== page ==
Child Custody And Child Support Matters
If you and your spouse have minor children, then you need to address child custody and child support during the divorce. You can mutually decide how to split the physical and legal custody of your children. However, many parents have a hard time deciding on the best schedule for their sons and daughters. When you cannot quickly resolve the question of custody, you may choose to go through mediation or leave the decision up to the judge.
Custody is divided into two parts: physical and legal. You may have joint physical custody, or one parent may receive sole custody. Legal custody can be similarly shared, or one parent may obtain sole legal custody. There is no presumption that one parent should have sole custody. Instead, there is a presumption that a child should have a strong relationship with both parents. For a judge to determine the best custody arrangement, they will review what is in your child’s best interests. There are several factors in MCL 722.23 that the judge looks at to determine what is in your child’s best interests.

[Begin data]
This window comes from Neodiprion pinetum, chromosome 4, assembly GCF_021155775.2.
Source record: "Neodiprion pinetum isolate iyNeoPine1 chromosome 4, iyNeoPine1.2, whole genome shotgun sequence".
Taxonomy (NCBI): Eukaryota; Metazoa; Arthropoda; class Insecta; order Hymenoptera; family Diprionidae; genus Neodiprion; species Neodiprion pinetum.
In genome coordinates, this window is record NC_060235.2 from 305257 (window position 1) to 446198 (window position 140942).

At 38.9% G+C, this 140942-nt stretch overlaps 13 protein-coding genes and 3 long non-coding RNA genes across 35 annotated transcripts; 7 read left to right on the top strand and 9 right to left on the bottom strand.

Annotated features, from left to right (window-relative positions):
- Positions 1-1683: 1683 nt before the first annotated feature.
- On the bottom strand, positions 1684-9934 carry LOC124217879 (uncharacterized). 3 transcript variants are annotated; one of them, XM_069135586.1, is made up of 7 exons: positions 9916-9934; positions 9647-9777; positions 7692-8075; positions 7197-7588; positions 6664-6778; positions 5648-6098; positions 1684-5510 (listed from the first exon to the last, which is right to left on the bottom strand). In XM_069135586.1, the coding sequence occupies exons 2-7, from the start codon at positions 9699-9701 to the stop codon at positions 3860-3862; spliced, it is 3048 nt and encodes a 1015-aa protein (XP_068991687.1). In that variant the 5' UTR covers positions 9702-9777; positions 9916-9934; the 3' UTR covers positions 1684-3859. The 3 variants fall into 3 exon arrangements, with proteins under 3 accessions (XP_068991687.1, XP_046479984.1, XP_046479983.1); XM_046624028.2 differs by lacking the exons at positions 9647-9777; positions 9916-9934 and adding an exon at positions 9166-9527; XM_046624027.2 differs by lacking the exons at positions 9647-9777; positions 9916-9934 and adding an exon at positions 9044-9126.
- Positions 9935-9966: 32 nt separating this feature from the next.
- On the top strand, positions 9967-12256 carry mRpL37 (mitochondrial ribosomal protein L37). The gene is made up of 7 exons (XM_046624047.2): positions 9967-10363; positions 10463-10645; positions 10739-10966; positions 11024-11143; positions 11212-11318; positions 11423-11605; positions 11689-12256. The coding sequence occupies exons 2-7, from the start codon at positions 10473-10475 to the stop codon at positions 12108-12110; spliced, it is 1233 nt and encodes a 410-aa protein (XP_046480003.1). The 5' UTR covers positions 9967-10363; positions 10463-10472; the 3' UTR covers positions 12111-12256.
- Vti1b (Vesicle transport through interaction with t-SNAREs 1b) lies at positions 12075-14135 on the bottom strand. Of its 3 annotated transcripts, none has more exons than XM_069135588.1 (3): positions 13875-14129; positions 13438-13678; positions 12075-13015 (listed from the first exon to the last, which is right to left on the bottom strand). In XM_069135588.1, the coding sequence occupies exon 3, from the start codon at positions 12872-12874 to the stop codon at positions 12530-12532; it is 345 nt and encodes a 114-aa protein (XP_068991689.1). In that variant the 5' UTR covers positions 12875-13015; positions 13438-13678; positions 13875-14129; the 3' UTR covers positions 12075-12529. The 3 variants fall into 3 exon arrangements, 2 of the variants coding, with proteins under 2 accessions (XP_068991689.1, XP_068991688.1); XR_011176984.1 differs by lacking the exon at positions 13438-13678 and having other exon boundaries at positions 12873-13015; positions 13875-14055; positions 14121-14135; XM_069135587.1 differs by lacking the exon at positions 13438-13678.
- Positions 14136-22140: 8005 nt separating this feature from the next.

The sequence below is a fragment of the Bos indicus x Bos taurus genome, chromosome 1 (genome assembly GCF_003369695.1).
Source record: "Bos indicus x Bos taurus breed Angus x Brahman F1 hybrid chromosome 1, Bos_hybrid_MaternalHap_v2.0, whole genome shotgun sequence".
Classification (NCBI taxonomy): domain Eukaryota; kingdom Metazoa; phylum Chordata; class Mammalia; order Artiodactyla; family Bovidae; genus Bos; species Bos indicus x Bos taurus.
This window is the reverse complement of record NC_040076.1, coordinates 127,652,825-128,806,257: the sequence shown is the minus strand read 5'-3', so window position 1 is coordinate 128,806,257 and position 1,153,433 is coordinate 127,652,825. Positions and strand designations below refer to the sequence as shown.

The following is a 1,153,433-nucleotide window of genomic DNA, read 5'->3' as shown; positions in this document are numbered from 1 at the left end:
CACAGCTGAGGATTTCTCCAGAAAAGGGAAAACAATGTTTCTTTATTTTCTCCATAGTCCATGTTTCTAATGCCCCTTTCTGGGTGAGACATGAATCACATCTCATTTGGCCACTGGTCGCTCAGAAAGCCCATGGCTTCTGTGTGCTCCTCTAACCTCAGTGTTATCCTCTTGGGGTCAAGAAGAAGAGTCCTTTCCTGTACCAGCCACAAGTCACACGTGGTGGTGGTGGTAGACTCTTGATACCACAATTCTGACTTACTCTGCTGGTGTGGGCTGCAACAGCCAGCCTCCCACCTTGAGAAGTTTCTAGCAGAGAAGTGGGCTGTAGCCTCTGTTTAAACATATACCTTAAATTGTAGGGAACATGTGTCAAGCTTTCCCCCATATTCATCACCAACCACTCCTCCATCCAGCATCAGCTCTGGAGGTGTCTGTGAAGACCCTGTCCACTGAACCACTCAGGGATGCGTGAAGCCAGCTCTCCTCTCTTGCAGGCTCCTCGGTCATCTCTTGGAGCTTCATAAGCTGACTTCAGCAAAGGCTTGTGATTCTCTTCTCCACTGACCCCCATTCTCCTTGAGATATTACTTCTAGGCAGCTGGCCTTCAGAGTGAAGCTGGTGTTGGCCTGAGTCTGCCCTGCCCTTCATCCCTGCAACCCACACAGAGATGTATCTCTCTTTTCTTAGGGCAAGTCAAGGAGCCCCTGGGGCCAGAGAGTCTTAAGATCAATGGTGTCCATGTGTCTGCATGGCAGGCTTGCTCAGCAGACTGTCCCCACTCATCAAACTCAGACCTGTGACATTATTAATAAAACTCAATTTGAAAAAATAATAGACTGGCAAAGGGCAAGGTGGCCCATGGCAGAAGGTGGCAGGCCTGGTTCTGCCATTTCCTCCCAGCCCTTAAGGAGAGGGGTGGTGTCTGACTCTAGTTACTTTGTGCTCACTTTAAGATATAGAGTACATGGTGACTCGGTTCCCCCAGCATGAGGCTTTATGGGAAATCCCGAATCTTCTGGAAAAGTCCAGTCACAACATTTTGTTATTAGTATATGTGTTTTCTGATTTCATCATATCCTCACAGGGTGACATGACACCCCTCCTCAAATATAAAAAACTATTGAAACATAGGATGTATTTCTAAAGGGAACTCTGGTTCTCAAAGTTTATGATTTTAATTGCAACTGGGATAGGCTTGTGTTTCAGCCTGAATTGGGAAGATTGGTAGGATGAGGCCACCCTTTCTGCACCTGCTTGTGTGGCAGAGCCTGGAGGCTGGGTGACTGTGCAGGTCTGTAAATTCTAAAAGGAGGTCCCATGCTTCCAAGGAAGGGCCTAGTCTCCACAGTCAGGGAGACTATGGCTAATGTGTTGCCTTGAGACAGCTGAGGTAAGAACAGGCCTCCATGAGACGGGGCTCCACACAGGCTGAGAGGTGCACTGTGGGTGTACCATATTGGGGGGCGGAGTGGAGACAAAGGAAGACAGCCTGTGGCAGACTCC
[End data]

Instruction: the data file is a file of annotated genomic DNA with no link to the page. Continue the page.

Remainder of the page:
Once a custody arrangement is agreed upon or determined by the court, then the judge will use the Michigan Child Support Formula to determine which parent should receive child support, if any, and how much. This formula looks at each of your incomes, how many overnights you each have with your child per year, child care expenses and health care expenses. The parent with the most overnight visits usually receives child support.
Contact Us To Talk To A Skilled Family Law Attorney
If you are considering filing for divorce, or your spouse has served you with divorce papers, please contact DeBruin Law, PLLC, to discuss your options. While it is possible to go through an uncontested divorce without legal representation, it is not recommended. You are more likely to achieve a fair outcome to these proceedings when you work with an experienced and skilled attorney like Tiffany DeBruin.